I’ve steamed about 25,000 lattes since I last wrote something on the blog, or written anywhere else for that matter. Sometimes I feel like I haven’t opened my mouth in ages. I feel like the tin man. The inertia of working/coming home/sleeping/and repeating…has made time slip away in silence.
But rest assured readers, all of this time, I too have been here. I too have feared what would happen and I’ve imagined the future and lamented the past. I’ve done it in blog-o-silence, but I’ve done it all the same.
The other night Brandi and I agreed that just being present hasn’t felt the same, and that I should again stretch my typing fingers out to give a small contribution to this thing that was initially a group effort. It’s probably just once a week, and only time permitting.
So--what’s happened since March? Well, after Scarlett’s tumor was removed, looking ahead to the painful endurance of chemo, we realized that we couldn’t keep doing all of this without money, and that I had to go back to work. Yuck.
What’s work like? I steam milk. I pour coffee. I’m polite to customers. I clean bathrooms. I wash windows. I count money. I mop floors. I stock pastries…other three word sentences like this...
I’m the one who goes to work. Brandi’s full time job is Scarlett’s care. That’s the story you’ve read about, and that’s what this blog is about. The parts in between is what I do every day.
Work takes up a huge chunk of time, and because of that, a strange thing started happening a few months back. I started missing things. It was just a few appointments here and there, and that was rare at first, but it became increasingly common over time . I started getting overwhelmed with the schedule of appointments and assessments and therapies, and it just got too difficult to manage requesting days off. Eventually we found ourselves in a place where it was common for me miss things. It began to feel normal.
Now I miss a lot of things. In fact, there are people who only know Brandi, because she’s the only one they’ve dealt with. There are departments and services that only Brandi manages. Social workers ask for Brandi, not ‘the parents of Scarlett Wecks’, over the phone. I give the phone over. When I do go to appointments, who am I? I’m the male-half of the relationship. I’m that less eloquent, less informed, less authoritative supporting player. I’m less. In their eyes, I’m less. In the context of Scarlett’s care, I’m less. I’m the one who their eyes pass by before they reach Brandi’s. In the story of our day, I am often missing.
And I don’t know things, too. Difficult to imagine, but I’ve lost track of which person deals with which service. The major people I still know and see: our oncology PNP, our neurosurgeon, and others…but a lot of people I don’t know, and I can’t keep it straight. If I come home at 8PM, there’s only so much I can retain while we eat dinner and put Scarlett to bed. I rely on dosage notes on the sides of Scarlett’s medications now when I give her the evening meds she takes with her chemo and overnight feeds. I ask how much she’s eaten, because I don’t know. It’s a struggle I am working hard to overcome.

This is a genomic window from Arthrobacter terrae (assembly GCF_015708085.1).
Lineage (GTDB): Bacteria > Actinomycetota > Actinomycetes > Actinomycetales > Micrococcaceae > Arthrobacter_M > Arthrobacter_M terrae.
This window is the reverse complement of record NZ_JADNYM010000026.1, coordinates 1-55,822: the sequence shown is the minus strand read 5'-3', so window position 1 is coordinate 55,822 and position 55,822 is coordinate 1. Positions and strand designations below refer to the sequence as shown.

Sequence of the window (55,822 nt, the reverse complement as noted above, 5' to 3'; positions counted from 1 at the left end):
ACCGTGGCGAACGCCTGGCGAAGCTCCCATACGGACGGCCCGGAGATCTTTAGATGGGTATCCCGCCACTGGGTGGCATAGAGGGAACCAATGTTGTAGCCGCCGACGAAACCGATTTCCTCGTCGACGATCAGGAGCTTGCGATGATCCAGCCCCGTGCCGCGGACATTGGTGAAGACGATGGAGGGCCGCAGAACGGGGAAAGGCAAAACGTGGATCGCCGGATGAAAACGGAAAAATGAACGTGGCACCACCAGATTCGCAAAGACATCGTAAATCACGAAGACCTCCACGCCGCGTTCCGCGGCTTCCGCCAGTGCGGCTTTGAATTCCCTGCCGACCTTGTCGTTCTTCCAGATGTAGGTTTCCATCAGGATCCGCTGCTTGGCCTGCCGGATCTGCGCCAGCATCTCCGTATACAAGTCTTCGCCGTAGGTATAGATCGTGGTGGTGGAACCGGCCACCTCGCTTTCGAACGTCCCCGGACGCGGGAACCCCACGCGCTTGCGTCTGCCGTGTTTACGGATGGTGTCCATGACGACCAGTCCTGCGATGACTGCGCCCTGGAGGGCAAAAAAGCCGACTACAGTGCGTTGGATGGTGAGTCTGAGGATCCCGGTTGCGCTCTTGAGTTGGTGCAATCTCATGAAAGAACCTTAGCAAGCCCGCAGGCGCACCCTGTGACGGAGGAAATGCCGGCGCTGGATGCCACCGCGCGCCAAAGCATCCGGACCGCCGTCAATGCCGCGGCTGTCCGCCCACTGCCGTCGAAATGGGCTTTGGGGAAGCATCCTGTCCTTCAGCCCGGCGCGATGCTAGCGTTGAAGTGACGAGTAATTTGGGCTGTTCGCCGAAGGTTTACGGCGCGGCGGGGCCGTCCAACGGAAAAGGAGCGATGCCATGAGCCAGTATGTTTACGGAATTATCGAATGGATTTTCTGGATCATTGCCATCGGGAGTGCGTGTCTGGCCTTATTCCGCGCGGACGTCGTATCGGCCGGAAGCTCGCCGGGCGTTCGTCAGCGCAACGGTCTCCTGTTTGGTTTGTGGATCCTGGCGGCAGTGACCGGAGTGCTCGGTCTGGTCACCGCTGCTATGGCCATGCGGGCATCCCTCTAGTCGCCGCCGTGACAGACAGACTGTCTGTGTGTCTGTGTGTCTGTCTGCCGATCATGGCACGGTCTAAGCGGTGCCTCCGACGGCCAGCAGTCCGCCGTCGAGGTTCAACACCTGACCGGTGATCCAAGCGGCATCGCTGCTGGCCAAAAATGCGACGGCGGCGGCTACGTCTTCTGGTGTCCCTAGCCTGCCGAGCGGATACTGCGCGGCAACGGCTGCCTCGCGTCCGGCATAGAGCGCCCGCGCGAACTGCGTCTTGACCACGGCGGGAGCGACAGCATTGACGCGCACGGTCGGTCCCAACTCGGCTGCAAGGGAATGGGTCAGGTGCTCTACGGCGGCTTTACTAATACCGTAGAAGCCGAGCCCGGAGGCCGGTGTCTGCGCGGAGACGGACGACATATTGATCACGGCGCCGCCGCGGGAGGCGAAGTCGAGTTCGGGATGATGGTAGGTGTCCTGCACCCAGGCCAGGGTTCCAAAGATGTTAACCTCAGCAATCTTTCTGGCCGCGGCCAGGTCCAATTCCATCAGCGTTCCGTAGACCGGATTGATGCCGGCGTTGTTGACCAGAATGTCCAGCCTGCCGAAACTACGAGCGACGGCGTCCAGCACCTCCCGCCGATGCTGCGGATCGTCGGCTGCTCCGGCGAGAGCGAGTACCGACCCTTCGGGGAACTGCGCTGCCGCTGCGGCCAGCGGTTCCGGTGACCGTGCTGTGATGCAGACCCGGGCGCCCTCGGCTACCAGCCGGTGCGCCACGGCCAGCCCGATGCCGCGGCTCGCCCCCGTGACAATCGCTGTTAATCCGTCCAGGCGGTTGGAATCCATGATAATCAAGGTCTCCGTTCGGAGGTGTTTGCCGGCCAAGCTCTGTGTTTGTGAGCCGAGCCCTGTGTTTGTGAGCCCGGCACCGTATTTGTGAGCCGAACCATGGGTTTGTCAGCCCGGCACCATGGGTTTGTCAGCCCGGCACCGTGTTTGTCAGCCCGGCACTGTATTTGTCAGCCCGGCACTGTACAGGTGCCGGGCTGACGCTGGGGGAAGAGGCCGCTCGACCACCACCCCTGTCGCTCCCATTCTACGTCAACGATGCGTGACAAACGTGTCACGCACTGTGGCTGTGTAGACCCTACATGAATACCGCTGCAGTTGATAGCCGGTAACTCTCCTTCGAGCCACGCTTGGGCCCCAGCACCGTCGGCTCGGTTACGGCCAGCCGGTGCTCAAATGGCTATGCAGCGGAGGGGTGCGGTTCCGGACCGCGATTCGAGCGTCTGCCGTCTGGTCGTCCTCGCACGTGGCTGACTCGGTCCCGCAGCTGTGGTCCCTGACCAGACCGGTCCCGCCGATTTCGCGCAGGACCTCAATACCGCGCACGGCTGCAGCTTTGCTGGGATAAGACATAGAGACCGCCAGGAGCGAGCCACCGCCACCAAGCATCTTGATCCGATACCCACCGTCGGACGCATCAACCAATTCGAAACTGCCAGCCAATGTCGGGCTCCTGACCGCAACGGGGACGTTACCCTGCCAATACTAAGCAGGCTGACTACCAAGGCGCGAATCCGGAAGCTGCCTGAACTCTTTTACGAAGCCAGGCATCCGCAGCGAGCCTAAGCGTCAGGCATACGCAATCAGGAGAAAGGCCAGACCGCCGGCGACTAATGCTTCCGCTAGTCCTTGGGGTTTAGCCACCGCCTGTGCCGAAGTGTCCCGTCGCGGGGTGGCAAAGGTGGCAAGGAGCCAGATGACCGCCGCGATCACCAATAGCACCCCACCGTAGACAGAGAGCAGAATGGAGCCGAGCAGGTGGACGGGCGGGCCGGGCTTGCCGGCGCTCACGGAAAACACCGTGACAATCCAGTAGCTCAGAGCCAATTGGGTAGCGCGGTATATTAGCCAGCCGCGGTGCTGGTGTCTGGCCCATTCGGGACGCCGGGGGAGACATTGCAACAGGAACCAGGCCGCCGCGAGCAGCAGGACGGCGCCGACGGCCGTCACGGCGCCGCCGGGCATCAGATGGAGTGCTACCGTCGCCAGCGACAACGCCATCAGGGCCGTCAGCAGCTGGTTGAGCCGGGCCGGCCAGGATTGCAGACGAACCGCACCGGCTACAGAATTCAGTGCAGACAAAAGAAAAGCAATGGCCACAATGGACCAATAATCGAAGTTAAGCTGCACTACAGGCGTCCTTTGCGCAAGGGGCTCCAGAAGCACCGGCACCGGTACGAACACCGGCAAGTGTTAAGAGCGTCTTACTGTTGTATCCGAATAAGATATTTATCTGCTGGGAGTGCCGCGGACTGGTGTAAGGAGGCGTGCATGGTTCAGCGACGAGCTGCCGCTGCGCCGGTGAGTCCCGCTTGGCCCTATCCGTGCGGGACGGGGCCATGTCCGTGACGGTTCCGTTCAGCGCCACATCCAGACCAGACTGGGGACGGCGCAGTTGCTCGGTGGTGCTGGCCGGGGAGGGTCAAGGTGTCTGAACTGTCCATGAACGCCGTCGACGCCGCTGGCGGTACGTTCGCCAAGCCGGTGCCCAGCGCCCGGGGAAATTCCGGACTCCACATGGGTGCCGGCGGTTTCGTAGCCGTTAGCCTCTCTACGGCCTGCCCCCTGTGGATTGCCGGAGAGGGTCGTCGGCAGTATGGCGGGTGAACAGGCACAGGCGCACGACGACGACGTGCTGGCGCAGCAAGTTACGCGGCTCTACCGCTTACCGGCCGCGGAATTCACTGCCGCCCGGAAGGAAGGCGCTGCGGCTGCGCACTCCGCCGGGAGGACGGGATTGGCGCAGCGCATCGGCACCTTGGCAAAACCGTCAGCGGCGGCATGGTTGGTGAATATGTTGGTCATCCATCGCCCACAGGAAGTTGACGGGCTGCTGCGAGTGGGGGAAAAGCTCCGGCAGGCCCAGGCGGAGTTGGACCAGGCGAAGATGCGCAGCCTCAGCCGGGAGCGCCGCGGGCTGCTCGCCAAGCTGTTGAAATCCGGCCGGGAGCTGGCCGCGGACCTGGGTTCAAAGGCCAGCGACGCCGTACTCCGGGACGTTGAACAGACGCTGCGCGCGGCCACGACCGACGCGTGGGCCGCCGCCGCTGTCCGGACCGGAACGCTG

It’s been a strange thing. Working while Brandi takes care of Scarlett has made me an outsider in my own life.
Of course I’m not without a life. For over a year I have been trying to launch a small business. Every now and then I write a little still. I’m still on the job hunt. And the little things in my days still stick in my memory. Conversations and interesting things all still happen to me.
But when family and friends talk to us, there is little of that to include. We are a story about Scarlett and her care. My portion of this is the money it takes to make it happen. So when they turn to me, they say one thing:
“How’s the job hunt going?”
It is, after all, the only relevant thing to ask me. If Brandi and I are the narrative of Scarlett’s care, then that is what I am reduced to. When people think of me, it’s about a job they think I might be good at. Little else matters. I don’t sew bibs or make appointments or fight with social workers. I make money, and the more of it the better. My interests and ambitions are private ones because they aren’t relevant, and frankly they’re second place to anything to do with Scarlett. All of my experiences become trivial, because they don’t contribute to the overarching story of Scarlett’s care
This is partially why a lot has happened, but I’ve written so little. It's impossible to even frame my life here.
I'm hopeful that things won't always be this way. There’s a lot I thought I’d be doing with my life by this point, and I look into the future and dream of days when the pieces of my life will become relevant and important again. Brandi and I both do. Until then, here’s to latte number 25,001!